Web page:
Health Minister Greg Hunt has refused to guarantee Australia’s borders will open even if the whole country has been vaccinated against COVID-19.
Australia’s borders have been shut since March 2020 and will remain closed until at least the middle of June, leaving more than 36,000 Australians trapped overseas, unable to return due to caps on the number of quarantine spaces.
Health Minister Greg Hunt suggested Australia’s international border closures could stay in place even if the entire population had been vaccinated against COVID-19.Credit:Alex Ellinghausen
The closure also bans citizens from leaving the country unless they have an exemption or are travelling to New Zealand.
Mr Hunt suggested at a news conference in Canberra on Tuesday the international border closures could last much longer and stay in place even if the entire population had been vaccinated against the coronavirus.
“Vaccination alone is no guarantee that you can open up,” Mr Hunt said.
“If the whole country were vaccinated, you couldn’t just open the borders.
“We still have to look at a series of different factors: transmission, longevity [of vaccine protection] and the global impact – and those are factors which the world is learning about,” he said.
Mr Hunt said that it would be a joint decision made by the chief ministers, premiers and Prime Minister on whether Australia would ever depart from its zero-tolerance of the virus and said the country was “progressively” opening up under its current approach.
Lucy Morrell from strandedaussies.com said Mr Hunt’s words left her worried for the future of those stuck overseas.
“When I hear statements like those made by Mr Hunt … I feel a fear I hope is irrational,” she said.
“The fear is that citizens and permanent residents still stranded overseas because they’re neither rich enough for business class tickets nor poor enough for DFAT assistance, will be left stateless indefinitely.
“As Anzac Day approaches its anathema to think we’re leaving Australians behind in a pandemic but the people experiencing it can’t come to any other conclusion.”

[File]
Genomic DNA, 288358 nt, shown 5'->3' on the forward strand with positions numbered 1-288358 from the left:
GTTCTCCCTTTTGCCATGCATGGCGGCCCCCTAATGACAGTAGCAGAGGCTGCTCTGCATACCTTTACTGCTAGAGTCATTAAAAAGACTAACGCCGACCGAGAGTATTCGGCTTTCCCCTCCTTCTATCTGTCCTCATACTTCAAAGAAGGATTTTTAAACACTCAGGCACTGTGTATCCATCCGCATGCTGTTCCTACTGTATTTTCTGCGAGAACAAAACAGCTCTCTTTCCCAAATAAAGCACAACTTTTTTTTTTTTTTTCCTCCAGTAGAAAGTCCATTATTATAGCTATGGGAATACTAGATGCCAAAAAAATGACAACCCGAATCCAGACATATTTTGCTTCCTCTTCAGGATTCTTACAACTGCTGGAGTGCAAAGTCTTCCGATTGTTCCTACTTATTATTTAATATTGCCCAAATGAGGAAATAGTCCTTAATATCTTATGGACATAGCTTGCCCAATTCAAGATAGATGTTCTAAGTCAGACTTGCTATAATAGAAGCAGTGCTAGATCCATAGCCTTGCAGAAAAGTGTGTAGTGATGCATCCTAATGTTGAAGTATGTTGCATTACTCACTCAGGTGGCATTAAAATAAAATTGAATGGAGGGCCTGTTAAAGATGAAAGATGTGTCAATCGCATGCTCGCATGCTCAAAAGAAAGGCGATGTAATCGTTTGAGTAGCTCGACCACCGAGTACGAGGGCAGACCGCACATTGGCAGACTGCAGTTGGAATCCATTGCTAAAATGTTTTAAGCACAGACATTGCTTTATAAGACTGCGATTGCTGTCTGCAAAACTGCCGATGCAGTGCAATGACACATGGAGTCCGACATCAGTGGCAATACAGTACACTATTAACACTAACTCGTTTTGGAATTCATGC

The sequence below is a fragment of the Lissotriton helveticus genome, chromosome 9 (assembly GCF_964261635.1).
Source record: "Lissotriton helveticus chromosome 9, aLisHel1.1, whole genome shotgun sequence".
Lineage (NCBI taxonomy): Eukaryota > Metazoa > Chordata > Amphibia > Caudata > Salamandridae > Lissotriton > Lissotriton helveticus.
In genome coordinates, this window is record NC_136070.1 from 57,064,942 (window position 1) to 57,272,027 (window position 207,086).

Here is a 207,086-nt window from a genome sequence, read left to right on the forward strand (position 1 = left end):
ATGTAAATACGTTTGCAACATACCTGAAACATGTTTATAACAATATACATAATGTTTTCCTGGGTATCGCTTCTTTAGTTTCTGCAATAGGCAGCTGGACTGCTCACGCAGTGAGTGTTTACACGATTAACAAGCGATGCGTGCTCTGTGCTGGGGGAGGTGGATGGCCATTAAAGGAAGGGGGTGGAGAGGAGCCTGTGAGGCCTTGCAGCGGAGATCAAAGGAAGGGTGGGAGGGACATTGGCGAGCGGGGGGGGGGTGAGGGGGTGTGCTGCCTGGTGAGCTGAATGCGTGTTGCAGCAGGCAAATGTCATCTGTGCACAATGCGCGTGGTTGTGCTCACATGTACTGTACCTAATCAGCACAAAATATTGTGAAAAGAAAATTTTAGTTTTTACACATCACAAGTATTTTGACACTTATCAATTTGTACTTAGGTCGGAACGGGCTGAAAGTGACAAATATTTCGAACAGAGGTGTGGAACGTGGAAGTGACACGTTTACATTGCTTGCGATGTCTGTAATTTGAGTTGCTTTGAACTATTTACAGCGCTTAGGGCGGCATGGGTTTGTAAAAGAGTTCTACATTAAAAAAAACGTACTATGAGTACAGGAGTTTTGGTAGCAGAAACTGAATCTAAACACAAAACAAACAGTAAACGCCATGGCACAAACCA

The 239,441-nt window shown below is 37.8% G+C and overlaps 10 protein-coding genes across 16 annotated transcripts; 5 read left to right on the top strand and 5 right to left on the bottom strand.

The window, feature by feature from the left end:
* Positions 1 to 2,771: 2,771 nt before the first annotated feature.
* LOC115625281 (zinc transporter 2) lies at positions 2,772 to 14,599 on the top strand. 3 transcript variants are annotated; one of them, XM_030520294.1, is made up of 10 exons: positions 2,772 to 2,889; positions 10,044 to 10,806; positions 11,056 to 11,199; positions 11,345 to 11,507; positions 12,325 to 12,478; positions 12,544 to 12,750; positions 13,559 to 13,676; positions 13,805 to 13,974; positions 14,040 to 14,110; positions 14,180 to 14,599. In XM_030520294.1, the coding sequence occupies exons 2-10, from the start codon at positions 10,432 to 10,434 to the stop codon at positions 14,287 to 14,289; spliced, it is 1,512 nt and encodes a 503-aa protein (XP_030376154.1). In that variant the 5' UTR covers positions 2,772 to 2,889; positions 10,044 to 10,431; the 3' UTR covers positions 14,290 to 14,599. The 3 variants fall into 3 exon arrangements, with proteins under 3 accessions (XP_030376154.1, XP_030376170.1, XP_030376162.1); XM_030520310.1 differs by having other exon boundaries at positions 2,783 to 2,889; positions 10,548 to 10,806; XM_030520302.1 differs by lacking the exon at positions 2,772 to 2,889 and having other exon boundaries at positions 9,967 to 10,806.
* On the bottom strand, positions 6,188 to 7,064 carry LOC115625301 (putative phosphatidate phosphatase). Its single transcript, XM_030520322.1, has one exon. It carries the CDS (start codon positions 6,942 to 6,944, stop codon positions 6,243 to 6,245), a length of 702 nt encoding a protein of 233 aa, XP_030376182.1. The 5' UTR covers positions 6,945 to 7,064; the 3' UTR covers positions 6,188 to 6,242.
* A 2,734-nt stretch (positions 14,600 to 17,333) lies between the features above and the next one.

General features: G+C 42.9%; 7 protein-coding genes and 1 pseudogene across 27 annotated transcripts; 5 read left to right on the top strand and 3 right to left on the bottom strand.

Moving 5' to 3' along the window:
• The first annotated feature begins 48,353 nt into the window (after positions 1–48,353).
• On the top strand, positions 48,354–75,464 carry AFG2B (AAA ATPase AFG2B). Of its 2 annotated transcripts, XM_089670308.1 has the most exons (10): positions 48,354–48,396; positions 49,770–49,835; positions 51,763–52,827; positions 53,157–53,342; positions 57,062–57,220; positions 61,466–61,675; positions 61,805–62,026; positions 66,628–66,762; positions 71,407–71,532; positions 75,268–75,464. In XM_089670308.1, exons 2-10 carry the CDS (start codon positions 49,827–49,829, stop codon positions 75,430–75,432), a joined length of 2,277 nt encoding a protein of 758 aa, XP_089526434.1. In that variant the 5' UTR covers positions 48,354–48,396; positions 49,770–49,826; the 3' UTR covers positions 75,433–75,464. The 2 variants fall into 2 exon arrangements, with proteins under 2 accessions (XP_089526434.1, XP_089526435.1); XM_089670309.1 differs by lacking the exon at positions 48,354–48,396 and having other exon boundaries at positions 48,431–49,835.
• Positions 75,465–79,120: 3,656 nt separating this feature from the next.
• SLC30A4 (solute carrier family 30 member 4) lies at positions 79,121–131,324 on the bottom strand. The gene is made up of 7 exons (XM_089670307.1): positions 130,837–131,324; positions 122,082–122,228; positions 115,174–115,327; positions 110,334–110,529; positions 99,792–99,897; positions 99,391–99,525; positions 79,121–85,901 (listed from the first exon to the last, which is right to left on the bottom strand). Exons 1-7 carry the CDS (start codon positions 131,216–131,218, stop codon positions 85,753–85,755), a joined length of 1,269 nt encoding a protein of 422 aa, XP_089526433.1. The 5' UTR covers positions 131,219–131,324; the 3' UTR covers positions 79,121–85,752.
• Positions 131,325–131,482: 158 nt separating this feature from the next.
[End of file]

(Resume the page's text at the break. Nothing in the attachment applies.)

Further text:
Health experts have repeatedly said it is impossible for the world to eradicate COVID-19 like Australia and New Zealand has done and said the virus will be endemic around the world and circulate like the flu.
Deaths and cases in countries with high vaccination rates have collapsed but have not been eliminated.
On Monday, Britain, recorded 13 new COVID-related deaths and 3568 infections, down from a peak of more than 68,000 new cases recorded on January 8 and 1361 deaths on January 19 – the country’s highest single-day death toll.
Australia has opened a travel bubble with New Zealand which also has a zero-tolerance COVID-19 stance. But travel paths with larger countries like Singapore and Japan which have low rates of COVID-19 are yet to materialise.
Innes Willox from employer association AI Group said while vaccines may be an “imperfect solution” to the pandemic but remained the “best hope” to keep Australia’s economy “moving and connected.”
“Without an effective vaccine program we would have no chance of reopening our national border to skilled migrants, students and tourists and our states would continue their lazy approach of needlessly shutting their borders to cover the inadequacies of their tracking and tracing systems,” Mr Willox said.
“Vaccines at least gives us a chance of reconnecting with what will still be a very different world.
“That’s why it’s important that our vaccine rollout moves along at a good clip. Without it, we risk being trapped in our gilded cage for many years to come,” he said.
Simon Westaway, executive director of the Australian Tourism Industry Council, said industry had expected vaccinations would lead to the economy opening up fully.
“A successfully delivered national COVID vaccine program would clearly be a core foundation to enable a reopening of our international border to more countries and visitor cohorts beyond New Zealand,” Mr Westaway said.
“This would include nations with strong health and tracing systems across Asia through to re-engaging with key global markets including students and international working holidaymakers and backpackers.
“Industry has always understood it to be a necessary downpayment in a future COVID economy,” he said.
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